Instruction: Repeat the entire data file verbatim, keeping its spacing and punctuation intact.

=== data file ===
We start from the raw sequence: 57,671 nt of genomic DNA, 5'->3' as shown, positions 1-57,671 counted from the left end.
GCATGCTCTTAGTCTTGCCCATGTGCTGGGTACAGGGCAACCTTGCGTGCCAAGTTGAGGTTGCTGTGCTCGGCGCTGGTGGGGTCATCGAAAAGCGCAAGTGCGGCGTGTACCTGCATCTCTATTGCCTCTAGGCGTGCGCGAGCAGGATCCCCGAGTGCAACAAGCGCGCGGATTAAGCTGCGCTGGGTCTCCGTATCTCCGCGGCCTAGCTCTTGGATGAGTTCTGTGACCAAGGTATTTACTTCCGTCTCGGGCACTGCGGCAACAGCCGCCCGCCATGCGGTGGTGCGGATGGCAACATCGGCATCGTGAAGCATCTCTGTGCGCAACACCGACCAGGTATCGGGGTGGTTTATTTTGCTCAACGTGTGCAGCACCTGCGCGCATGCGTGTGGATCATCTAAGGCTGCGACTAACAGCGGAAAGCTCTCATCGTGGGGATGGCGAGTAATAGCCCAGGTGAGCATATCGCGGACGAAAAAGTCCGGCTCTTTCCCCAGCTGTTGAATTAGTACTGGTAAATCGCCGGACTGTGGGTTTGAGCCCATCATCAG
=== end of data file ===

We start from the raw sequence: 57,671 nt of genomic DNA, 5'->3' as shown, positions 1-57,671 counted from the left end.
GCATGCTCTTAGTCTTGCCCATGTGCTGGGTACAGGGCAACCTTGCGTGCCAAGTTGAGGTTGCTGTGCTCGGCGCTGGTGGGGTCATCGAAAAGCGCAAGTGCGGCGTGTACCTGCATCTCTATTGCCTCTAGGCGTGCGCGAGCAGGATCCCCGAGTGCAACAAGCGCGCGGATTAAGCTGCGCTGGGTCTCCGTATCTCCGCGGCCTAGCTCTTGGATGAGTTCTGTGACCAAGGTATTTACTTCCGTCTCGGGCACTGCGGCAACAGCCGCCCGCCATGCGGTGGTGCGGATGGCAACATCGGCATCGTGAAGCATCTCTGTGCGCAACACCGACCAGGTATCGGGGTGGTTTATTTTGCTCAACGTGTGCAGCACCTGCGCGCATGCGTGTGGATCATCTAAGGCTGCGACTAACAGCGGAAAGCTCTCATCGTGGGGATGGCGAGTAATAGCCCAGGTGAGCATATCGCGGACGAAAAAGTCCGGCTCTTTCCCCAGCTGTTGAATTAGTACTGGTAAATCGCCGGACTGTGGGTTTGAGCCCATCATCAG